At the peak of his career, he was one of the most talented athletes; best remembered for breaking the World Junior 3,000m steeplechase record. But today, Raymond Yator lives a destitute life. His once superb sprint record now only works to his advantage whenever police r**d unlicensed, illicit alcohol dens.
“Whenever police r**d our village, I am always the last man to leave. I am very confident no policeman can catch me once I start running,” he says.
His younger brother, Robert Yator, blames wrong company for his brother’s predicament. “My brother came home with a good amount of money and he made a couple of investments but his peers introduced him to alcohol and this now has a firm grip on him. Steadily, he started abandoning his training and resorted to selling off his property to buy alcohol,” he recalls.
Yator’s lifestyle exemplifies the sad ‘riches-to-rags’ story that is common among former elite athletes. One that Antony Kiprono, Charles Kwambai and Peter Kosgei can easily relate to.
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Kiprono and Kwambai, made their name when they represented Kenya in the World Cross-Country Championships and won lucrative races abroad. Kosgei won the 2014 Standard Chartered Marathon. Today, Kiprono leads a shattered life as a single man – having separated from his wife 10 years ago.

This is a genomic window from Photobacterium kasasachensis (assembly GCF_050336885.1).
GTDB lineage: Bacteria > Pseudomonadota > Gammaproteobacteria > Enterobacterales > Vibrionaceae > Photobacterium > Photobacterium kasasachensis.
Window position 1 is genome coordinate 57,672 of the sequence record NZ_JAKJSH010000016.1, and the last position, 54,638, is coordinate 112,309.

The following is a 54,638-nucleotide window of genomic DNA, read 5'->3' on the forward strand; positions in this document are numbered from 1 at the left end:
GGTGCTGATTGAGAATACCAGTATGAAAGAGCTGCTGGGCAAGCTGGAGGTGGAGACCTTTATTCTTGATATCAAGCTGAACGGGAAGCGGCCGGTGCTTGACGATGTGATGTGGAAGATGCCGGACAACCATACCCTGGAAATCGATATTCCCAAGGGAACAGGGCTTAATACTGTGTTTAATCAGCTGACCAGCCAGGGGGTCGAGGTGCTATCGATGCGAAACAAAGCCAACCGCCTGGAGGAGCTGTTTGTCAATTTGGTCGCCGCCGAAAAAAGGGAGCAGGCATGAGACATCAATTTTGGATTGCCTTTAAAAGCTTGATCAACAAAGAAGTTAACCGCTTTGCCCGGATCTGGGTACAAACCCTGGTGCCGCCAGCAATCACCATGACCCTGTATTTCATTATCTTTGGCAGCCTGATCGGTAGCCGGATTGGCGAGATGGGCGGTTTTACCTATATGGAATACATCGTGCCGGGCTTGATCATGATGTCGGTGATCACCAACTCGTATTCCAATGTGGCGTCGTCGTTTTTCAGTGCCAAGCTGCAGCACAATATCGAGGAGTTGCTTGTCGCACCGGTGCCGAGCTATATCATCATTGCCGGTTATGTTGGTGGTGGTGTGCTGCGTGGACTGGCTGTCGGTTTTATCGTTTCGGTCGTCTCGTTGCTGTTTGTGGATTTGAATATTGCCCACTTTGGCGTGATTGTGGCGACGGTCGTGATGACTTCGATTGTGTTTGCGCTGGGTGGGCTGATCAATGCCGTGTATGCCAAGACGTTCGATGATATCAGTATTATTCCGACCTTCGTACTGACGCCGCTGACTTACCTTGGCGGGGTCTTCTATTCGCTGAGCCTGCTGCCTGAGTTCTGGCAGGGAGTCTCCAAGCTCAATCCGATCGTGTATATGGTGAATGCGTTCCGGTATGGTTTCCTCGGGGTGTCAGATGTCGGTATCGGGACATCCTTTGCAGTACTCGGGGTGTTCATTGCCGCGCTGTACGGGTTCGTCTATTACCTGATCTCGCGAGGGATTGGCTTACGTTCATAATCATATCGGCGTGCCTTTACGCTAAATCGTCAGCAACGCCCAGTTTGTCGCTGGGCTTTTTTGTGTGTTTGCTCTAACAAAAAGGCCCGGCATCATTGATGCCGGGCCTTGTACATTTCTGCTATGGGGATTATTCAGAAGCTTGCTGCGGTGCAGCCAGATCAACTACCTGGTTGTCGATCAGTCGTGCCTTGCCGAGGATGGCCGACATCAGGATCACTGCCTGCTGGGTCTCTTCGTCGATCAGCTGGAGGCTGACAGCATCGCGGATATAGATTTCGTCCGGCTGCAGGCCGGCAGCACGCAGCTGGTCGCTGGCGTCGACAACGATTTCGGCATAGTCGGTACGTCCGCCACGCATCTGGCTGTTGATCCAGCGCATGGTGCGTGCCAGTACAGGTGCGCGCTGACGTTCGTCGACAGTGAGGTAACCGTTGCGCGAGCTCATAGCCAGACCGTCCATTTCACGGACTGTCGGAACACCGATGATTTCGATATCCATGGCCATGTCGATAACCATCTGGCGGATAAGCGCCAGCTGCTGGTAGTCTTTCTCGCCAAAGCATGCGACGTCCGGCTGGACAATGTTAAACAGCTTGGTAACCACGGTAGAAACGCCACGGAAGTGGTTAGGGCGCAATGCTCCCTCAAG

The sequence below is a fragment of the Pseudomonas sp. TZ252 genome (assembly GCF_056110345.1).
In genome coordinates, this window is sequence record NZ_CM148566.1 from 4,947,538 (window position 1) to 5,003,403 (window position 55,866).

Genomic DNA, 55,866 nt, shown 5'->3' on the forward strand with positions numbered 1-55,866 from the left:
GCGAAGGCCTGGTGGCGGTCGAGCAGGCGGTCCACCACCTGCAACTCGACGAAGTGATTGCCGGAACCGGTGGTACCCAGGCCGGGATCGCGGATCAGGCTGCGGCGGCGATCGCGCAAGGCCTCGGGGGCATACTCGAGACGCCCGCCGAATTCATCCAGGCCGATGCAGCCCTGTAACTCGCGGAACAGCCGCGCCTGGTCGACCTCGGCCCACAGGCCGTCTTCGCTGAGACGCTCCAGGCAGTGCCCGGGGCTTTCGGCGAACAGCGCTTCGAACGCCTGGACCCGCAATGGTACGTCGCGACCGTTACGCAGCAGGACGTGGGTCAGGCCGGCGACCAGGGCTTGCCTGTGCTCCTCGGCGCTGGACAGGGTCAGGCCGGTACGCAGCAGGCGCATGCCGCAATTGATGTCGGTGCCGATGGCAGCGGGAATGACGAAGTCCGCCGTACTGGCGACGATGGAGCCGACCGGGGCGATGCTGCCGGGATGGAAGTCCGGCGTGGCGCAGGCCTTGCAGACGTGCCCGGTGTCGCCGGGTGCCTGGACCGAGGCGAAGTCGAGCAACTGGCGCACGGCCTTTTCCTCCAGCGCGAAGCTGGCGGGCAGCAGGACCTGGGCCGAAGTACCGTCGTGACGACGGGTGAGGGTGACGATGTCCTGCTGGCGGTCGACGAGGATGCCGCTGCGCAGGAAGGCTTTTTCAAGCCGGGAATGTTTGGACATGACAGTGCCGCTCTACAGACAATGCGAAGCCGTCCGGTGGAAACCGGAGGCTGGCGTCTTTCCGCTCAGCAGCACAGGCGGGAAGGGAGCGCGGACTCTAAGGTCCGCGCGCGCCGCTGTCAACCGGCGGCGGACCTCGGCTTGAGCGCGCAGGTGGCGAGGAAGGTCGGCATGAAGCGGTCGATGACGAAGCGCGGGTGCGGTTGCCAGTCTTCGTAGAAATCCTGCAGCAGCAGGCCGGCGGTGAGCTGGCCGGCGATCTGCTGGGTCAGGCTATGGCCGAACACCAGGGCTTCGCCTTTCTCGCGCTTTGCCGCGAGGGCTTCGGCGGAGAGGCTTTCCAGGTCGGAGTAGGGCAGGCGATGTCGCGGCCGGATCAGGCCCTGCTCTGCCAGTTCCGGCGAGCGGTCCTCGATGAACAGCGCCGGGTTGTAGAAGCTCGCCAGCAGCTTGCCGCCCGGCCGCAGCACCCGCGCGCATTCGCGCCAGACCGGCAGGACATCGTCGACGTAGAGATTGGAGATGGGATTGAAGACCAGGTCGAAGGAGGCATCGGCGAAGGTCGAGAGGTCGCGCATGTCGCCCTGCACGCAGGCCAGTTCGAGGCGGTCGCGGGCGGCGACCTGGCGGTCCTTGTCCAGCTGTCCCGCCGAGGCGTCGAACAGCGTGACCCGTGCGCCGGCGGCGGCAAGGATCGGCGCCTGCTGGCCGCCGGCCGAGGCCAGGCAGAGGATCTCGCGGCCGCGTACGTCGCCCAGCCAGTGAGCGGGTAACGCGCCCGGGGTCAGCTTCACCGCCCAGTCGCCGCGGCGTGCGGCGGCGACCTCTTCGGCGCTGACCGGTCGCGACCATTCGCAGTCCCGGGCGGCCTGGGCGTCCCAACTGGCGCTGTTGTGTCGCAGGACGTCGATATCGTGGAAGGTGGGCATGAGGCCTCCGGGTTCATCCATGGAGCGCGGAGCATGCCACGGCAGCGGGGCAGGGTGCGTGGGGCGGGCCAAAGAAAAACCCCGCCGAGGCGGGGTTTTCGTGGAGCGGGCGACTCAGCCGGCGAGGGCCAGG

“I do manual jobs here and there to earn Ksh200 or Ksh300 so I can buy a tin (one kilogramme) of maize and other household items. It is terrible, I tell you. Life has been very hard and I decided to drink alcohol to relieve the stress,” he says.
Life after running has also not been rosy for Kwambai who says an i****y ruled him out of competitions after a brief stint at the international level. “I stopped running after I got a hamstring i****y. I am, however, ready to stop drinking alcohol and train well if I get a sponsor,” says the father of six.
For Kosgei, who comes from Chemwabul village that’s home to world track stars, a********m is what put an end to his running career. “I made at least Ksh5 million in athletics. But I have nothing now except a half acre piece of land I bought in Kerio Valley. I think I need to get back to serious athletics to escape poverty,” says the man who now lives in a three roomed iron sheet-walled house in his parents’ farm.